As soon as Project Kangaroo was killed at birth the BBC began work on Project Canvas. This is a bigger, bolder attempt at standardizing Internet TV at this early stage of its infancy.
However, Rupert Murdoch’s BSkyB isn’t happy with the proposals, and BBC red tape means it probably won’t arrive until 2011 – if at all.
Kangaroo To Canvas
Project Kangaroo was a joint project between the BBC, ITV, and Channel 4, the big three broadcasters in the U.K. It would have resulted in a one-stop shop for the online catch-up services currently offered by all three separately.
Unfortunately, BSkyB and Virgin Media complained about the project and the Competition Commission consequently culled the project before it truly got off the ground. The technology was then sold to Arqiva, which plans to use it to set up its own online television service.
However, the BBC had already moved onto Project Canvas. The same companies are involved, along with British Telecom, with Canvas conceived as an open standard for online video. Set-top boxes would mean viewers had access to a whole range of Internet TV.
Canvas Video Demo
The BBC’s future media & technology director Erik Huggers detailed Project Canvas a few weeks ago at C21Media’s FutureMedia conference in London. His presentation included a video demonstration of how Canvas would work with the London 2012 Olympic Games.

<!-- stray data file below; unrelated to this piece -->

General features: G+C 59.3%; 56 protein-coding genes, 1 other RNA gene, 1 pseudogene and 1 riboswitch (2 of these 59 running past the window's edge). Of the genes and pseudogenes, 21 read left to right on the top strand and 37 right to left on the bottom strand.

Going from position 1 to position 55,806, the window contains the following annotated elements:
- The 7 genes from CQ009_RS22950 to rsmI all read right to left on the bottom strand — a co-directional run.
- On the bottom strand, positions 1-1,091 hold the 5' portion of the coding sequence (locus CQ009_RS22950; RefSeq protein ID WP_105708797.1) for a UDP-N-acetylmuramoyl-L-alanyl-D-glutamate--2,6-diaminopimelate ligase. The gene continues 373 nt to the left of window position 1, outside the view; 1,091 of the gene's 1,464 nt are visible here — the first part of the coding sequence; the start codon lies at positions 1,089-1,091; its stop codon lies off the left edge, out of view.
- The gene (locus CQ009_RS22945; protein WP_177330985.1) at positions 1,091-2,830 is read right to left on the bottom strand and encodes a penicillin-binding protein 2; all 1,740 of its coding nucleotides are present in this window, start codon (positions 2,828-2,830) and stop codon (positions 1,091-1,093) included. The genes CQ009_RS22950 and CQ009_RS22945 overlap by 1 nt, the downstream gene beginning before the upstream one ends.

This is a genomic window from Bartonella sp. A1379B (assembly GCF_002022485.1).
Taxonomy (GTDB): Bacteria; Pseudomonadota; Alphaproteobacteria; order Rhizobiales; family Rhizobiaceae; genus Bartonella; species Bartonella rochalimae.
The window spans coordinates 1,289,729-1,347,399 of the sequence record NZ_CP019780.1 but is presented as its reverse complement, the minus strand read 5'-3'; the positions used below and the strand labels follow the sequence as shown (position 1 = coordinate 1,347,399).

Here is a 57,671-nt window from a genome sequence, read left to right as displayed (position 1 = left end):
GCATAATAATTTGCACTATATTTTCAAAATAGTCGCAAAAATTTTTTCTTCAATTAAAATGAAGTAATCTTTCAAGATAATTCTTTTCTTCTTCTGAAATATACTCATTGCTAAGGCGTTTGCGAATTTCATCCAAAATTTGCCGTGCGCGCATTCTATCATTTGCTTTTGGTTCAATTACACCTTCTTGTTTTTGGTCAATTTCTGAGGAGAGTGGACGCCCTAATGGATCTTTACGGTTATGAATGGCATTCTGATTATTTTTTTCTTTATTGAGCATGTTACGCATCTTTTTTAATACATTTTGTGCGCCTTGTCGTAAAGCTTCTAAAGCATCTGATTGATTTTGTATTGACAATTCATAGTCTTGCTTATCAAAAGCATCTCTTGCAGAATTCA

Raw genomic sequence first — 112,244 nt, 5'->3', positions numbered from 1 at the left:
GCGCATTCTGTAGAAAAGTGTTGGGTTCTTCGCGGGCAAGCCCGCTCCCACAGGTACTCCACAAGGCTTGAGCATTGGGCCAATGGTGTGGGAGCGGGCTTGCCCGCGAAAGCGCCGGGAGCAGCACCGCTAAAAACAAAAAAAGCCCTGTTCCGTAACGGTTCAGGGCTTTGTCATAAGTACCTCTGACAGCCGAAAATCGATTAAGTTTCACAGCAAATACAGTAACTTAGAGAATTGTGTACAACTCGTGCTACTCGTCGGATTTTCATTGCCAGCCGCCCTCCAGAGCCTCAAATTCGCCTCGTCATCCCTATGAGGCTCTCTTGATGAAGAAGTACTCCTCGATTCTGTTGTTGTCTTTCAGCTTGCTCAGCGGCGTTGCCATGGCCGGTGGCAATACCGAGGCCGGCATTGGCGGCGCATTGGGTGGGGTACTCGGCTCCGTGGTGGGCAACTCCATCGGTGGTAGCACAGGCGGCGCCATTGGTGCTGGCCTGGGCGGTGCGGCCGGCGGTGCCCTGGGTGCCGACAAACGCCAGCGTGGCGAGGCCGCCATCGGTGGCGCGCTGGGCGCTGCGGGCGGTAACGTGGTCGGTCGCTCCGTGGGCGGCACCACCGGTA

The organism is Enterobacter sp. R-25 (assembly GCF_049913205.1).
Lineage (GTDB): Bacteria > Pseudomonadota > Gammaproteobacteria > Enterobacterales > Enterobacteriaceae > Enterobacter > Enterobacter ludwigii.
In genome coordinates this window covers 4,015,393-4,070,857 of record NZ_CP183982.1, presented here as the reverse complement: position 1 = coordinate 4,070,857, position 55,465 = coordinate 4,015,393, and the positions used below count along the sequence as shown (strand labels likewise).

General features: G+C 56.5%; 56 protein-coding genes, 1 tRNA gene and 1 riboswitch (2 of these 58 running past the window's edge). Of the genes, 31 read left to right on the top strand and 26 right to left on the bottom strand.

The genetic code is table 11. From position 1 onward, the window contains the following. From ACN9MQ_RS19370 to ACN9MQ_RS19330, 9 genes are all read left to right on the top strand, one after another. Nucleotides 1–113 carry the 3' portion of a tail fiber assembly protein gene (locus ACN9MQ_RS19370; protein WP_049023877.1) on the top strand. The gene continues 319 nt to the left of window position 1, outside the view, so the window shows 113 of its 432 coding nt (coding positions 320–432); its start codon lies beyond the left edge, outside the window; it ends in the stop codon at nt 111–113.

The demo gave a good flavor of what to expect should Canvas make it to launch. It could truly revolutionize Internet television in the U.K. and give not just the BBC but also commercial third parties to chance to reach viewers like never before.
However, there are a couple of hurdles to overcome before that. The satellite broadcaster BSkyB has come out strongly against Canvas, and its arguments are very similar to those used against Kangaroo.
Rupert Murdoch’s company suggests that membership of the scheme is exclusionary and that it isn’t actually an open joint venture. It is also against the BBC’s involvement as it is funded by the license fee and Canvas is an abuse of that public money.
This may seem like sour grapes but similar arguments managed to get Kangaroo killed.
Regardless of BSkyB’s objections, Project Canvas still has to make its way through the BBC’s red tape before it can be launched. The BBC Trust is currently consulting on the scheme and deciding whether it makes budgetary sense to go ahead with it.
Unfortunately, this means that Canvas is unlikely to see the light of day before 2011, with there still being a small chance of a Christmas 2010 release for the set-top boxes. That is, if Canvas gets given the OK in the first place.